The City Council in Portland, Oregon voted Wednesday to award Google Fiber a 10-year franchise agreement to offer broadband and video services and to build public Wi-Fi networks. “Google plans to invest over $300 million in permanent, state-of-the-art, fiber infrastructure in Portland. No other company has made a similar commitment,” Portland’s Community Technology Director Mary Beth Henry told the Council. This isn’t a final agreement, though. “Google plans to decide by the end of the year whether to proceed with service in Portland and five suburbs,” Oregon Live reported. “The company is evaluating local regulations, access to utility poles and regional topography to determine whether the network is technically and financially feasible.”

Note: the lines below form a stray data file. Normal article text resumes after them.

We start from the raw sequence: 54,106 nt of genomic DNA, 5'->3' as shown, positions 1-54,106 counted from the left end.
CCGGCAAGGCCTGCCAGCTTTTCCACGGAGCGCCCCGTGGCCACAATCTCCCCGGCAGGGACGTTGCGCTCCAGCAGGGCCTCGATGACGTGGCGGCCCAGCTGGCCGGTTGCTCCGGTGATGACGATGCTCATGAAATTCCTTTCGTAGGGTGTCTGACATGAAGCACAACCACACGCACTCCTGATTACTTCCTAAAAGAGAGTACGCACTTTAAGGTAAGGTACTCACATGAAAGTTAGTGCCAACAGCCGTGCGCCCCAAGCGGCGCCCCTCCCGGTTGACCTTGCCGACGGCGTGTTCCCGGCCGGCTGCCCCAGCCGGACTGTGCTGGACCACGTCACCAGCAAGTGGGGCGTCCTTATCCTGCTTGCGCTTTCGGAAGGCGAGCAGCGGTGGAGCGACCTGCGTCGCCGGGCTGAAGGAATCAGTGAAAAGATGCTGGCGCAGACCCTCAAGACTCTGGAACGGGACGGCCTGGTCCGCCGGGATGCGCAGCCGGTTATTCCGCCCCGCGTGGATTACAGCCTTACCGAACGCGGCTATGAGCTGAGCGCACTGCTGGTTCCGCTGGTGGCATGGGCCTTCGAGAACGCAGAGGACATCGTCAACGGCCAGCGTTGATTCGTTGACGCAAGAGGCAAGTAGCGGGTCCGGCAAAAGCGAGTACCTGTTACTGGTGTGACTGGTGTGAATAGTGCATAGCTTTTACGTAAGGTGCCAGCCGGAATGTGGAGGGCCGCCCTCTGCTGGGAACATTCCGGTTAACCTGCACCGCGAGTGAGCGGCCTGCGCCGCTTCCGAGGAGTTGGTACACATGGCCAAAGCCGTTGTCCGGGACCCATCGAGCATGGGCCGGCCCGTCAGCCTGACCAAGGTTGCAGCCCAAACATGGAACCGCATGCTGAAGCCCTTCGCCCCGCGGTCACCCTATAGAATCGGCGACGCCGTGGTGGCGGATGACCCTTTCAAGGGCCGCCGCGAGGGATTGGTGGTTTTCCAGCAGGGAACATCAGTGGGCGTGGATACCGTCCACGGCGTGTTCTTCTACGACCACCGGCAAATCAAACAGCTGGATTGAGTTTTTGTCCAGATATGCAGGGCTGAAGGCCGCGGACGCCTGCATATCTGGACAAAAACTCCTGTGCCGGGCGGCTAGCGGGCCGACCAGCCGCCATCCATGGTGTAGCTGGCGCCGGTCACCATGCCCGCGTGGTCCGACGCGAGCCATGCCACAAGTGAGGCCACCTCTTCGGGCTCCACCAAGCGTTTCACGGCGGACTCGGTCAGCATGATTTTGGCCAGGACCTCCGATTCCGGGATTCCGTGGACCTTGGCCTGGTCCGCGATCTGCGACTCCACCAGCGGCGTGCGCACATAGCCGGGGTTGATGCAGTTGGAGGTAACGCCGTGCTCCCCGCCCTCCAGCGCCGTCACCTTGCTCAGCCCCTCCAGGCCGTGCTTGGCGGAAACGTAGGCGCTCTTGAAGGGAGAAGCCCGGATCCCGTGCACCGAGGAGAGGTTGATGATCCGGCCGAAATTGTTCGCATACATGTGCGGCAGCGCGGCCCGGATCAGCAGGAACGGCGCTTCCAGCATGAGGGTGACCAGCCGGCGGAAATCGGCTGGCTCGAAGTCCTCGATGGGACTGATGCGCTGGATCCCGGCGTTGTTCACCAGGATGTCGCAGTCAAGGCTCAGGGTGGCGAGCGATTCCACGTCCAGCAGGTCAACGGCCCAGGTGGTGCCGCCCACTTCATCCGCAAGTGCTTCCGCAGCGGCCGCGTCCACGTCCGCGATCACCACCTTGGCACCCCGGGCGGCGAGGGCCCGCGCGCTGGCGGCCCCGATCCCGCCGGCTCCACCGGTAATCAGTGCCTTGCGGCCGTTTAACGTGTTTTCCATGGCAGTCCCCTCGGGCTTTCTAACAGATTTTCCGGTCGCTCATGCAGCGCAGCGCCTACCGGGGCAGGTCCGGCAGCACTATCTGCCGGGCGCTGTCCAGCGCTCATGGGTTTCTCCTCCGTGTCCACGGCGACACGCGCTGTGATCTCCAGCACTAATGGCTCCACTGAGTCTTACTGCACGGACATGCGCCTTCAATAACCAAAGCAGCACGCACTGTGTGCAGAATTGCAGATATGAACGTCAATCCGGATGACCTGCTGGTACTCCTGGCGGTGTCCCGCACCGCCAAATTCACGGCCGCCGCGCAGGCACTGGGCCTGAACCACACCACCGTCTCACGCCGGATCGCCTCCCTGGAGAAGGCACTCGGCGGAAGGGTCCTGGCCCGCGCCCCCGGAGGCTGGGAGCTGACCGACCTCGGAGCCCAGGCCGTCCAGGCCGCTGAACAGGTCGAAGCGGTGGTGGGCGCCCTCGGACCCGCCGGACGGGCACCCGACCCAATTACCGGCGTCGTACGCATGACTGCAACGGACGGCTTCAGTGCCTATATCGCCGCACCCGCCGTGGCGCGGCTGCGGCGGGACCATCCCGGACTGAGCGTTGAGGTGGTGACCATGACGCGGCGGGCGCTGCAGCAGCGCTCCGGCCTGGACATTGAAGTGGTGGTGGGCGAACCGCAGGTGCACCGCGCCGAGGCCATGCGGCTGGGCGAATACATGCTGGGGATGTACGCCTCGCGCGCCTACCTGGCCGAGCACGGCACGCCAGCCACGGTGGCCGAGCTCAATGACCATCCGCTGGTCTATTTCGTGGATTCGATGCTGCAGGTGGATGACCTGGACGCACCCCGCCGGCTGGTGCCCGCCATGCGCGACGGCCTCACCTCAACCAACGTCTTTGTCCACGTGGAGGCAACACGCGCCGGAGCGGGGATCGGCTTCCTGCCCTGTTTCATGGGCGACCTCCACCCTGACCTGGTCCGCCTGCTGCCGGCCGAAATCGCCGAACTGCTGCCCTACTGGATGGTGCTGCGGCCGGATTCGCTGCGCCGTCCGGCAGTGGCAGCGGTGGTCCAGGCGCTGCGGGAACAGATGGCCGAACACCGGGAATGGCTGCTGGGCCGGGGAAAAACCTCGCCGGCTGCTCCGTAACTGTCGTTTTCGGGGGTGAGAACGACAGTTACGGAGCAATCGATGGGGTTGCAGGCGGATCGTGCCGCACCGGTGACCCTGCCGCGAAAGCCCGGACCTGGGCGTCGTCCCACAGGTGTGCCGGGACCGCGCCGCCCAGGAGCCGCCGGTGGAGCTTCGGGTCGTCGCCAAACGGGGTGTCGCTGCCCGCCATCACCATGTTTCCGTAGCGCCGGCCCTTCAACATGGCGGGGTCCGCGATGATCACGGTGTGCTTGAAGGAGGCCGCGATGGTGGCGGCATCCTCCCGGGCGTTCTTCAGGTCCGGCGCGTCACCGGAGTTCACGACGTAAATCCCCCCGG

City commissioners in Portland, OR have voted unanimously to approve Google’s effort to provide its fiber optic Internet access in the area. Portland Mayor Charlie Hales called the product “a good fit with who we are and who we will be in this city” while voting for the city to enable the project in the area. Google hasn’t decided which area is next to see the high-speed Internet offering. Before the end of the year, it will decide which of its nine pre-announced areas it will commence building its network in. The process involves topographical evaluation, assessment of existing infrastructure, ease of project completion, and political factors to determine if its practical to build the network in any area. The council estimates that Google will have to spend $300 million in the area on the buildout. Over 200 utility cabinets will have to be built on public land to support the project, and Google wants a streamlined process to locate the cabinets, which are often a contentious issue for other utilities. As in its other fiber areas, Google will provide free service to nonprofits, and will offer 5mbit service to residents for a one-time $300 installation fee. Google Fiber is not required to serve the entire community, like cable companies are mandated to cover. Right now, Comcast is the only major player in Portland’s Internet market.